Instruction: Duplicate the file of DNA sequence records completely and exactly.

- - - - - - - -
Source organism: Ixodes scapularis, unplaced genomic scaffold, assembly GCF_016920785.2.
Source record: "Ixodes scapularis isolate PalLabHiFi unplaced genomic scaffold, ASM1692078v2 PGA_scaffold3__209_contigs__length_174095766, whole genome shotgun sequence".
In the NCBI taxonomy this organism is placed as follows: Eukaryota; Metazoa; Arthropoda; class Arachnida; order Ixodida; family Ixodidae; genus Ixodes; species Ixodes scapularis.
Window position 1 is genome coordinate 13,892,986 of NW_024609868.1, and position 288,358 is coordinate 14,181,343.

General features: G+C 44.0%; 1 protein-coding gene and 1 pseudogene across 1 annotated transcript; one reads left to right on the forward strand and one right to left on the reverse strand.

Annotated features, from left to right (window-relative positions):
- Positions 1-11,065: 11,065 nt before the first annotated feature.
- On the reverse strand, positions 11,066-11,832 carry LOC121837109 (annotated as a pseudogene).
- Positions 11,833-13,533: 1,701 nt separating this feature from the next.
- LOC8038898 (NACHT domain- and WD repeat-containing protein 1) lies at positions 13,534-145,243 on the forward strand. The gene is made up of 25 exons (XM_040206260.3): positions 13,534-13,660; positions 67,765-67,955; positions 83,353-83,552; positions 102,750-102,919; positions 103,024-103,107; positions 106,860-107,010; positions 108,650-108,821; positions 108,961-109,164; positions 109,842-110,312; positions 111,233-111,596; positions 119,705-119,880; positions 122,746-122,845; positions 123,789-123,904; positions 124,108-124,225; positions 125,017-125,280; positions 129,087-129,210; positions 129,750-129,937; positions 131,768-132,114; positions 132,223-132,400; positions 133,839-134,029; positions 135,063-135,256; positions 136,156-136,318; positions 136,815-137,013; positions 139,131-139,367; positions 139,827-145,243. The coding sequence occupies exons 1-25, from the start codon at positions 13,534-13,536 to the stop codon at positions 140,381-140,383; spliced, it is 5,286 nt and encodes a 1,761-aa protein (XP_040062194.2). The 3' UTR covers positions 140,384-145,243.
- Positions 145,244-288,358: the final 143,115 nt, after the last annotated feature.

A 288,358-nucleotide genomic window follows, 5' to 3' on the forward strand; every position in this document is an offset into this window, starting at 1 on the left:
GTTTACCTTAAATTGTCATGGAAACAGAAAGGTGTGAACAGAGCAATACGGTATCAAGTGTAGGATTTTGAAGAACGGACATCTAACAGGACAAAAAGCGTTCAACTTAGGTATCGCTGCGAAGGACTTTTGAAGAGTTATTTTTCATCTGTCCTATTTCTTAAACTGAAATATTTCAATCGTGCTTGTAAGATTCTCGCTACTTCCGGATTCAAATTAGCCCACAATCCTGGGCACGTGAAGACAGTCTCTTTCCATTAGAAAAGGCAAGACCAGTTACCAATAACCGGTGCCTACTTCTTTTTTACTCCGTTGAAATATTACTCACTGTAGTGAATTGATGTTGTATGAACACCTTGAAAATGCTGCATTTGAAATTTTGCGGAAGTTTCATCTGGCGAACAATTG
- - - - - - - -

Source organism: Ixodes scapularis, unplaced genomic scaffold, assembly GCF_016920785.2.
Source record: "Ixodes scapularis isolate PalLabHiFi unplaced genomic scaffold, ASM1692078v2 PGA_scaffold3__209_contigs__length_174095766, whole genome shotgun sequence".
In the NCBI taxonomy this organism is placed as follows: Eukaryota; Metazoa; Arthropoda; class Arachnida; order Ixodida; family Ixodidae; genus Ixodes; species Ixodes scapularis.
Window position 1 is genome coordinate 13,892,986 of NW_024609868.1, and position 288,358 is coordinate 14,181,343.

General features: G+C 44.0%; 1 protein-coding gene and 1 pseudogene across 1 annotated transcript; one reads left to right on the forward strand and one right to left on the reverse strand.

Annotated features, from left to right (window-relative positions):
- Positions 1-11,065: 11,065 nt before the first annotated feature.
- On the reverse strand, positions 11,066-11,832 carry LOC121837109 (annotated as a pseudogene).
- Positions 11,833-13,533: 1,701 nt separating this feature from the next.
- LOC8038898 (NACHT domain- and WD repeat-containing protein 1) lies at positions 13,534-145,243 on the forward strand. The gene is made up of 25 exons (XM_040206260.3): positions 13,534-13,660; positions 67,765-67,955; positions 83,353-83,552; positions 102,750-102,919; positions 103,024-103,107; positions 106,860-107,010; positions 108,650-108,821; positions 108,961-109,164; positions 109,842-110,312; positions 111,233-111,596; positions 119,705-119,880; positions 122,746-122,845; positions 123,789-123,904; positions 124,108-124,225; positions 125,017-125,280; positions 129,087-129,210; positions 129,750-129,937; positions 131,768-132,114; positions 132,223-132,400; positions 133,839-134,029; positions 135,063-135,256; positions 136,156-136,318; positions 136,815-137,013; positions 139,131-139,367; positions 139,827-145,243. The coding sequence occupies exons 1-25, from the start codon at positions 13,534-13,536 to the stop codon at positions 140,381-140,383; spliced, it is 5,286 nt and encodes a 1,761-aa protein (XP_040062194.2). The 3' UTR covers positions 140,384-145,243.
- Positions 145,244-288,358: the final 143,115 nt, after the last annotated feature.

A 288,358-nucleotide genomic window follows, 5' to 3' on the forward strand; every position in this document is an offset into this window, starting at 1 on the left:
GTTTACCTTAAATTGTCATGGAAACAGAAAGGTGTGAACAGAGCAATACGGTATCAAGTGTAGGATTTTGAAGAACGGACATCTAACAGGACAAAAAGCGTTCAACTTAGGTATCGCTGCGAAGGACTTTTGAAGAGTTATTTTTCATCTGTCCTATTTCTTAAACTGAAATATTTCAATCGTGCTTGTAAGATTCTCGCTACTTCCGGATTCAAATTAGCCCACAATCCTGGGCACGTGAAGACAGTCTCTTTCCATTAGAAAAGGCAAGACCAGTTACCAATAACCGGTGCCTACTTCTTTTTTACTCCGTTGAAATATTACTCACTGTAGTGAATTGATGTTGTATGAACACCTTGAAAATGCTGCATTTGAAATTTTGCGGAAGTTTCATCTGGCGAACAATTG